BitMEX, one of the largest cryptocurrency trading platforms, has named Angelina Kwan, formerly managing director and head of regulatory compliance for Hong Kong Exchanges and Clearing Limited (HKEX), as its chief operating officer. Kwan, who joins the company as it rides exceptional growth, will work with regulators worldwide to develop rules that will support cryptocurrency’s continued growth.

24 Years of Leadership Experience

Kwan, who will be based in Hong Kong, said she hopes her experience working with regulators worldwide will help her in developing a “constructive dialogue” with regulators, she told the South China Morning Post.

China and South Korea last year banned digital coin sales while other markets such as Hong Kong have not fully regulated cryptocurrency. Norman Chan Tak-lam last month said cryptocurrency trading carries high risk while the city’s investment regulator, the Securities and Futures Commission of Hong Kong, has warned about fraud and manipulation in the cryptocurrency market.

“I believe Angelina’s decision to join us is a signal that the global markets are shifting focus to the rapidly-expanding domain of crypto-coins,” said Arthur Hayes, BitMEX CEO and co-founder. “Angelina’s vast experience in regulation, trading platforms, business development, restructuring, and investor and stakeholder relations will be pivotal as we continue the push towards mainstream cryptocurrency adoption and broaden our community.” Kwan brings vast experience in both regulation and traditional finance, Hayes added.

Hong Kong | Source: Shutterstock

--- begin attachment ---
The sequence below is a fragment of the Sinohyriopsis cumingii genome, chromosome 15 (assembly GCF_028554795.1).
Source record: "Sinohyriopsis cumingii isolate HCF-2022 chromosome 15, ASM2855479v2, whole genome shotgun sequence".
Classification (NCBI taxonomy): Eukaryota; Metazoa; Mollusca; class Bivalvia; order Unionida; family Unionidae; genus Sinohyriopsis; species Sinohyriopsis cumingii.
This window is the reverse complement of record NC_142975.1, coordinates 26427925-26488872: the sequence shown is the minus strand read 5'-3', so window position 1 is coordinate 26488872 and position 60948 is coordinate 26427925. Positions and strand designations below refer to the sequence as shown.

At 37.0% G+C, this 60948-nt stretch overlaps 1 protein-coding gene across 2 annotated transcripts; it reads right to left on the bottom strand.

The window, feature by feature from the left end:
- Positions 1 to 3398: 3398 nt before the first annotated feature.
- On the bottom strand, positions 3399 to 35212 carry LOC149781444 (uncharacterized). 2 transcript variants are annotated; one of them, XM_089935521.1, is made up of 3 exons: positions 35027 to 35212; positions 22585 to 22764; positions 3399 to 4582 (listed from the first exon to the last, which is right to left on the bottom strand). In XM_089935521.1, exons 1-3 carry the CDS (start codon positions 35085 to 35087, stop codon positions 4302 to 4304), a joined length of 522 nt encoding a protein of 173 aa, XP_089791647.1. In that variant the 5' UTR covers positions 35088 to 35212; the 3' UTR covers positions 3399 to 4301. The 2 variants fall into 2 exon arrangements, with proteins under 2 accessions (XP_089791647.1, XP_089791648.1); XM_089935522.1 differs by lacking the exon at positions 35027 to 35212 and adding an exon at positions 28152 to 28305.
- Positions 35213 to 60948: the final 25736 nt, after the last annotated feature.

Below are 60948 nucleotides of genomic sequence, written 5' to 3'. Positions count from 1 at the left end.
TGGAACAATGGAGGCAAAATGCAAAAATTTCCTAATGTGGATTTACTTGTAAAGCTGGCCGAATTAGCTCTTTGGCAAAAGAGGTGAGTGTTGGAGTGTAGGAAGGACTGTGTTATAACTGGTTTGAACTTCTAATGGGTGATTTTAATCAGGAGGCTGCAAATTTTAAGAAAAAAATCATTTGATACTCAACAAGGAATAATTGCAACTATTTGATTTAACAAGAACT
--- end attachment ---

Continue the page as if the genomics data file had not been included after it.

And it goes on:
Kwan, who spent eight years at the Securities and Futures Commission of Hong Kong, brings more than 24 years of experience in leadership roles for financial products in Asia and the United States. She has worked at global financial services firms, covering retail securities trading and asset management.

“My most memorable accomplishments — from successfully restructuring and relisting a bankrupt financial services company, spearheading the establishment of new operations or companies, to serving on a number of boards and committees — have been joining organizations that are at the cusp of making a major breakthrough, so it’s with a sense of great excitement that I take on the challenge of driving BitMEX to new market heights,” Kwan said. “In addition to being a true market leader among trading platforms, BitMEX shares my value of gender inclusion, particularly in STEM fields. Cryptocurrency markets present an exciting new opportunity for women to get involved in the intersection of finance and technology, two fields in which they are chronically under-represented.”

BitMEX Rides Major Growth

In the third quarter of 2018 alone, BitMEX broke the industry record for 24-hour bitcoin trading volume on two separate occasions.

BitMEX recently occupied Cheung Kong Center’s 45th floor, one of the most expensive offices in the world, with an average per-square-foot rent of $28.66, which is more than nine times that of the $3.18 the company was paying at its previous headquarters in Hong Kong’s Victoria Harbor, a warehouse district. The company’s expansion plans caused it to require the entire floor, rather than the half-floor it had originally intended to occupy.


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Author: Lester Coleman